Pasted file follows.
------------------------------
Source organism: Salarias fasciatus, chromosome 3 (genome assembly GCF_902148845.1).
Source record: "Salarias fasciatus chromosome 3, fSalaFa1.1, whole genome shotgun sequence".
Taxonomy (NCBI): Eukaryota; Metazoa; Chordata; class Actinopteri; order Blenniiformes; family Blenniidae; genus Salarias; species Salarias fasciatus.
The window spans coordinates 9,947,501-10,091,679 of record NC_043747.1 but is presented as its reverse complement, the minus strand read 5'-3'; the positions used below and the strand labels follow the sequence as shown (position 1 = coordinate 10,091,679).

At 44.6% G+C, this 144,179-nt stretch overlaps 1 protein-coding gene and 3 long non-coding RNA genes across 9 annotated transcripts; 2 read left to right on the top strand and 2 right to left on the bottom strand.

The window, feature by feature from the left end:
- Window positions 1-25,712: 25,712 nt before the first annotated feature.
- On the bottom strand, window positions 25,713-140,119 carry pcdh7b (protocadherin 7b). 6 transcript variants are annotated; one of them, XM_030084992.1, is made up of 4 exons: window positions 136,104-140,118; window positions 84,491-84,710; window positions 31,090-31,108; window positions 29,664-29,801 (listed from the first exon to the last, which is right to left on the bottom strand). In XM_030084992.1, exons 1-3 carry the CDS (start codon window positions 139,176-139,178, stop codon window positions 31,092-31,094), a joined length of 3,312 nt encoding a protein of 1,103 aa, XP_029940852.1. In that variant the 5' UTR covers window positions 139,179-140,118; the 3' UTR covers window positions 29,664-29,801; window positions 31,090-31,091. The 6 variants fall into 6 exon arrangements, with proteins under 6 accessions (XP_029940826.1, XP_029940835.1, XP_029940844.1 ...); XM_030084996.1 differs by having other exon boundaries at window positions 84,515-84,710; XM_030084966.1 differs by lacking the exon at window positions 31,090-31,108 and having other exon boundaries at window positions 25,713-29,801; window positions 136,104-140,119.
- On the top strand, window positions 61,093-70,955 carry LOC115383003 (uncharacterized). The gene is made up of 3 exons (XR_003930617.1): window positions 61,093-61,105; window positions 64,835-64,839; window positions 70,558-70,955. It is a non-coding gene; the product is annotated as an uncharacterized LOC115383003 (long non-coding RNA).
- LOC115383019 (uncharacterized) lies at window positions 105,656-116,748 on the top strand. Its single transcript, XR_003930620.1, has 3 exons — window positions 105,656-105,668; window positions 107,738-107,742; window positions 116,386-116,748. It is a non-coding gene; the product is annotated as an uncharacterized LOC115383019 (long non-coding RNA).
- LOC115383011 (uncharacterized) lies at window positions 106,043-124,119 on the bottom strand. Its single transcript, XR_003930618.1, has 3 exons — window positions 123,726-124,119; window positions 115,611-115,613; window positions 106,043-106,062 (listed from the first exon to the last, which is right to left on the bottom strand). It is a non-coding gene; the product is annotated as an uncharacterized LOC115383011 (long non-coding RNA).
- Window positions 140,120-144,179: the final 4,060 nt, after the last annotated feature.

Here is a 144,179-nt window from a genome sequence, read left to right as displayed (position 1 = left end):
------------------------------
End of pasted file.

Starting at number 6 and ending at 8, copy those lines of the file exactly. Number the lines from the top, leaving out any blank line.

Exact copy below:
The window, feature by feature from the left end:
- Window positions 1-25,712: 25,712 nt before the first annotated feature.
- On the bottom strand, window positions 25,713-140,119 carry pcdh7b (protocadherin 7b). 6 transcript variants are annotated; one of them, XM_030084992.1, is made up of 4 exons: window positions 136,104-140,118; window positions 84,491-84,710; window positions 31,090-31,108; window positions 29,664-29,801 (listed from the first exon to the last, which is right to left on the bottom strand). In XM_030084992.1, exons 1-3 carry the CDS (start codon window positions 139,176-139,178, stop codon window positions 31,092-31,094), a joined length of 3,312 nt encoding a protein of 1,103 aa, XP_029940852.1. In that variant the 5' UTR covers window positions 139,179-140,118; the 3' UTR covers window positions 29,664-29,801; window positions 31,090-31,091. The 6 variants fall into 6 exon arrangements, with proteins under 6 accessions (XP_029940826.1, XP_029940835.1, XP_029940844.1 ...); XM_030084996.1 differs by having other exon boundaries at window positions 84,515-84,710; XM_030084966.1 differs by lacking the exon at window positions 31,090-31,108 and having other exon boundaries at window positions 25,713-29,801; window positions 136,104-140,119.